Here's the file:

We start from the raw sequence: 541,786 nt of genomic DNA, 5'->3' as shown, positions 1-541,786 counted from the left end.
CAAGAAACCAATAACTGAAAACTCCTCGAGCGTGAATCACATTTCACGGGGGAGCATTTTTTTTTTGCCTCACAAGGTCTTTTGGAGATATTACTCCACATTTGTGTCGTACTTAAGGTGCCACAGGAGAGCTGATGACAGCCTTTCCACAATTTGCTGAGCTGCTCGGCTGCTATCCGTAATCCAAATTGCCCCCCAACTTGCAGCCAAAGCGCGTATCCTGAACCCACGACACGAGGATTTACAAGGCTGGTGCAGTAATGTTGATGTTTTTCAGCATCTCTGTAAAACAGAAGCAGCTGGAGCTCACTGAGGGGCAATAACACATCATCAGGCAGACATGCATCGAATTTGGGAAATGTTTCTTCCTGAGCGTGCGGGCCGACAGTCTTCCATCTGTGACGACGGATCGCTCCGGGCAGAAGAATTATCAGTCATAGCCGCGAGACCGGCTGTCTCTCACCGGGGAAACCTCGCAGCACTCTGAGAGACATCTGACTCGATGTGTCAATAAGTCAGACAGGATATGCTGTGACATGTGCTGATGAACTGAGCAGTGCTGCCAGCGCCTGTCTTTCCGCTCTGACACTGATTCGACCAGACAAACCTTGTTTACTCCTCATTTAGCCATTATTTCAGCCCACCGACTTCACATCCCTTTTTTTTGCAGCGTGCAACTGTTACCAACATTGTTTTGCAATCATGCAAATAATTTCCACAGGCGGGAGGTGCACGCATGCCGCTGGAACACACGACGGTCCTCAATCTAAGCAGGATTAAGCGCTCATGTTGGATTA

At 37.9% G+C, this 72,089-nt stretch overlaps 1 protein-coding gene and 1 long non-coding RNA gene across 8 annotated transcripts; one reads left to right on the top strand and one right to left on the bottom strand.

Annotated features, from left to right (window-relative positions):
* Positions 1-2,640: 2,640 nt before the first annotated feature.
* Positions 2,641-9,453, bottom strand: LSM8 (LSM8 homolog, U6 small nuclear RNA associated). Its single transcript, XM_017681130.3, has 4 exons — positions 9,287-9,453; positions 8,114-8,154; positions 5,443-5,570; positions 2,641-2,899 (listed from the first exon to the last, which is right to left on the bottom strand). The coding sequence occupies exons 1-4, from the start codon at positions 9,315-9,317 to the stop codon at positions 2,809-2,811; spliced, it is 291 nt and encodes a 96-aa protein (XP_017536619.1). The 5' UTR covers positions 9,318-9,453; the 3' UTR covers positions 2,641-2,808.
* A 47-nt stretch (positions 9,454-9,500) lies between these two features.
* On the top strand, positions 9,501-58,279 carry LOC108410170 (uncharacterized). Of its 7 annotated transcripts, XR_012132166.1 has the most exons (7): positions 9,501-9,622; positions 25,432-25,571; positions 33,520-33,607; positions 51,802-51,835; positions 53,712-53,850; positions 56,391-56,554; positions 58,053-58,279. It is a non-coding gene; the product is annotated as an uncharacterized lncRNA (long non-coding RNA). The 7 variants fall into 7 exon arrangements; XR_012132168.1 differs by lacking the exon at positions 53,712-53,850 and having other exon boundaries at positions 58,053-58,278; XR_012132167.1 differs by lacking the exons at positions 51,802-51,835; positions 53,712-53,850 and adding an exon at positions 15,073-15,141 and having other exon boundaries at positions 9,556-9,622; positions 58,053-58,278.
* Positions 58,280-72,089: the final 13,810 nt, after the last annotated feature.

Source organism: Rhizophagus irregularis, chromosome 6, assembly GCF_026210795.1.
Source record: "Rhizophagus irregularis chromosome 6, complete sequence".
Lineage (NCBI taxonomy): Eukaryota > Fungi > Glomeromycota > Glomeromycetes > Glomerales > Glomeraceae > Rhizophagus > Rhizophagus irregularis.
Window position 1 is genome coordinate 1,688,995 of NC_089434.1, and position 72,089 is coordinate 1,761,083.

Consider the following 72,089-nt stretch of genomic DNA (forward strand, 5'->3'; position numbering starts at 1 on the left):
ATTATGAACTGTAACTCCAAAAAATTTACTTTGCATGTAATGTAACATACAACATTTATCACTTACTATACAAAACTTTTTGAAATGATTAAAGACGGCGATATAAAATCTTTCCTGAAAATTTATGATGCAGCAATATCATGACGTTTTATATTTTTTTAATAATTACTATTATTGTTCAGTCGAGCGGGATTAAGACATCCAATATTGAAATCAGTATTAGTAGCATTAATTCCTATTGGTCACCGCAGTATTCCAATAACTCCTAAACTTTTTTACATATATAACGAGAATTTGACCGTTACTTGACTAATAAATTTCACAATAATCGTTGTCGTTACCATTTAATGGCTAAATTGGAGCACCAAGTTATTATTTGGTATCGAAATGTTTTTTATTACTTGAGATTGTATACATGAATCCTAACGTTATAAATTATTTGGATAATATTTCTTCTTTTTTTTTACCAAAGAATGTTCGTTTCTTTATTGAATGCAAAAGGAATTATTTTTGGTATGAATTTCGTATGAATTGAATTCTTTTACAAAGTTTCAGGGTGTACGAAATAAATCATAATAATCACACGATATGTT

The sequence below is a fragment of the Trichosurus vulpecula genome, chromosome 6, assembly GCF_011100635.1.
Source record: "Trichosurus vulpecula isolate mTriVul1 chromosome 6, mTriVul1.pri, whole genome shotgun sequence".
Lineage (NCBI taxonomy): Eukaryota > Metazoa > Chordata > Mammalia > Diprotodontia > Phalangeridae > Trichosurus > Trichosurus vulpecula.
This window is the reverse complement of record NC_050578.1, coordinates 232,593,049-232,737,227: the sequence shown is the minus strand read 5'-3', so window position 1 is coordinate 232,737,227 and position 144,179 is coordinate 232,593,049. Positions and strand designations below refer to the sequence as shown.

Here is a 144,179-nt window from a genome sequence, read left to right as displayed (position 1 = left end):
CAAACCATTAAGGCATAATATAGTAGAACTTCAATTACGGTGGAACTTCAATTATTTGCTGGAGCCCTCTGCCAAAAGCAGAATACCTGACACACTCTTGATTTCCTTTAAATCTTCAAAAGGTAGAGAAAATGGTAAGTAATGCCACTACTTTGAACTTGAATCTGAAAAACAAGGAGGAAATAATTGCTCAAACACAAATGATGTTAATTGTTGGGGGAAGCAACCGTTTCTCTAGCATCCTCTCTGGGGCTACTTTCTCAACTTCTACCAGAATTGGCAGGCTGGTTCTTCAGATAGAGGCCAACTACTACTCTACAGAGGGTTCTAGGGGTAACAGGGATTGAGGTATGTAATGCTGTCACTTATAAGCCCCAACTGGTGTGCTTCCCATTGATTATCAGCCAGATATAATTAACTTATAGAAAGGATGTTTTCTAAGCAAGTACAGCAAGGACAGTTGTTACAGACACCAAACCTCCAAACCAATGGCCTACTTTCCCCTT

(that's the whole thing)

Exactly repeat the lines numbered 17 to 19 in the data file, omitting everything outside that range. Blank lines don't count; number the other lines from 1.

Source record: "Trichosurus vulpecula isolate mTriVul1 chromosome 6, mTriVul1.pri, whole genome shotgun sequence".
Lineage (NCBI taxonomy): Eukaryota > Metazoa > Chordata > Mammalia > Diprotodontia > Phalangeridae > Trichosurus > Trichosurus vulpecula.
This window is the reverse complement of record NC_050578.1, coordinates 232,593,049-232,737,227: the sequence shown is the minus strand read 5'-3', so window position 1 is coordinate 232,737,227 and position 144,179 is coordinate 232,593,049. Positions and strand designations below refer to the sequence as shown.